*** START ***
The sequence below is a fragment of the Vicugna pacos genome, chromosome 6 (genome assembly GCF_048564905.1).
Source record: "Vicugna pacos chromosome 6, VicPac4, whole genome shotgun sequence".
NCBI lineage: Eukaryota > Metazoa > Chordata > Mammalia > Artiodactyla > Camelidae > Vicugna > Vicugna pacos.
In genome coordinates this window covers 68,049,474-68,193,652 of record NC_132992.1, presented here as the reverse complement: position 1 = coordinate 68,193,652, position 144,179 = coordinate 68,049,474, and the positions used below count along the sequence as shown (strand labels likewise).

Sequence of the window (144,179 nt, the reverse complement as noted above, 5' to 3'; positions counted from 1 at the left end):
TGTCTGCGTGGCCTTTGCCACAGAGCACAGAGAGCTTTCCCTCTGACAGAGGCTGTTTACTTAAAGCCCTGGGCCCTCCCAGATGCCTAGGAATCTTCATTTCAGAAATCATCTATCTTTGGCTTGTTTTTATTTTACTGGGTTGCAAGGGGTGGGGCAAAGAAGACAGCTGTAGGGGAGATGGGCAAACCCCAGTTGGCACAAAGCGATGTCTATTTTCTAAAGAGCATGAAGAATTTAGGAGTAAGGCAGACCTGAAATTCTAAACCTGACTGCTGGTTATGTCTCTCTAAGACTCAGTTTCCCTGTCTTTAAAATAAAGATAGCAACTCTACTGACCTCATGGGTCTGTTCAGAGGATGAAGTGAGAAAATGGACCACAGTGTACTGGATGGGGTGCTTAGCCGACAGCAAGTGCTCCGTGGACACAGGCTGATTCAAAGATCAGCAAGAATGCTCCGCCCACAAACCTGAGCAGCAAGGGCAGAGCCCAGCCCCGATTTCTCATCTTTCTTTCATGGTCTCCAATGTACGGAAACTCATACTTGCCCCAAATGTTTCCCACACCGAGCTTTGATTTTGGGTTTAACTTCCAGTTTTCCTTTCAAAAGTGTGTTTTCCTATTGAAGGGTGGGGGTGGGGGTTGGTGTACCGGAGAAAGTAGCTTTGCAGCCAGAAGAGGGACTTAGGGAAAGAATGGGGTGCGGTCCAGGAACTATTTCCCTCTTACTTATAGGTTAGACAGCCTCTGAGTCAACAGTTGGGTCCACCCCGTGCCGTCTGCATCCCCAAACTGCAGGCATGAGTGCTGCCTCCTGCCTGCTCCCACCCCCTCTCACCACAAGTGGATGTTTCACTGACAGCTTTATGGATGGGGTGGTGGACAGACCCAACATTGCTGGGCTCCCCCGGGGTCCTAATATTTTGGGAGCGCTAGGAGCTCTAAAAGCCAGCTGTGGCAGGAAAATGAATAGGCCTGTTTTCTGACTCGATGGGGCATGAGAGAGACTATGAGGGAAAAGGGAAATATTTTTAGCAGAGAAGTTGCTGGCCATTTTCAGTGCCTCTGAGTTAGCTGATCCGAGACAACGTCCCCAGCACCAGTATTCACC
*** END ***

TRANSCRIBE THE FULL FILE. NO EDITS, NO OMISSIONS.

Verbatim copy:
The sequence below is a fragment of the Vicugna pacos genome, chromosome 6 (genome assembly GCF_048564905.1).
Source record: "Vicugna pacos chromosome 6, VicPac4, whole genome shotgun sequence".
NCBI lineage: Eukaryota > Metazoa > Chordata > Mammalia > Artiodactyla > Camelidae > Vicugna > Vicugna pacos.
In genome coordinates this window covers 68,049,474-68,193,652 of record NC_132992.1, presented here as the reverse complement: position 1 = coordinate 68,193,652, position 144,179 = coordinate 68,049,474, and the positions used below count along the sequence as shown (strand labels likewise).

Sequence of the window (144,179 nt, the reverse complement as noted above, 5' to 3'; positions counted from 1 at the left end):
TGTCTGCGTGGCCTTTGCCACAGAGCACAGAGAGCTTTCCCTCTGACAGAGGCTGTTTACTTAAAGCCCTGGGCCCTCCCAGATGCCTAGGAATCTTCATTTCAGAAATCATCTATCTTTGGCTTGTTTTTATTTTACTGGGTTGCAAGGGGTGGGGCAAAGAAGACAGCTGTAGGGGAGATGGGCAAACCCCAGTTGGCACAAAGCGATGTCTATTTTCTAAAGAGCATGAAGAATTTAGGAGTAAGGCAGACCTGAAATTCTAAACCTGACTGCTGGTTATGTCTCTCTAAGACTCAGTTTCCCTGTCTTTAAAATAAAGATAGCAACTCTACTGACCTCATGGGTCTGTTCAGAGGATGAAGTGAGAAAATGGACCACAGTGTACTGGATGGGGTGCTTAGCCGACAGCAAGTGCTCCGTGGACACAGGCTGATTCAAAGATCAGCAAGAATGCTCCGCCCACAAACCTGAGCAGCAAGGGCAGAGCCCAGCCCCGATTTCTCATCTTTCTTTCATGGTCTCCAATGTACGGAAACTCATACTTGCCCCAAATGTTTCCCACACCGAGCTTTGATTTTGGGTTTAACTTCCAGTTTTCCTTTCAAAAGTGTGTTTTCCTATTGAAGGGTGGGGGTGGGGGTTGGTGTACCGGAGAAAGTAGCTTTGCAGCCAGAAGAGGGACTTAGGGAAAGAATGGGGTGCGGTCCAGGAACTATTTCCCTCTTACTTATAGGTTAGACAGCCTCTGAGTCAACAGTTGGGTCCACCCCGTGCCGTCTGCATCCCCAAACTGCAGGCATGAGTGCTGCCTCCTGCCTGCTCCCACCCCCTCTCACCACAAGTGGATGTTTCACTGACAGCTTTATGGATGGGGTGGTGGACAGACCCAACATTGCTGGGCTCCCCCGGGGTCCTAATATTTTGGGAGCGCTAGGAGCTCTAAAAGCCAGCTGTGGCAGGAAAATGAATAGGCCTGTTTTCTGACTCGATGGGGCATGAGAGAGACTATGAGGGAAAAGGGAAATATTTTTAGCAGAGAAGTTGCTGGCCATTTTCAGTGCCTCTGAGTTAGCTGATCCGAGACAACGTCCCCAGCACCAGTATTCACC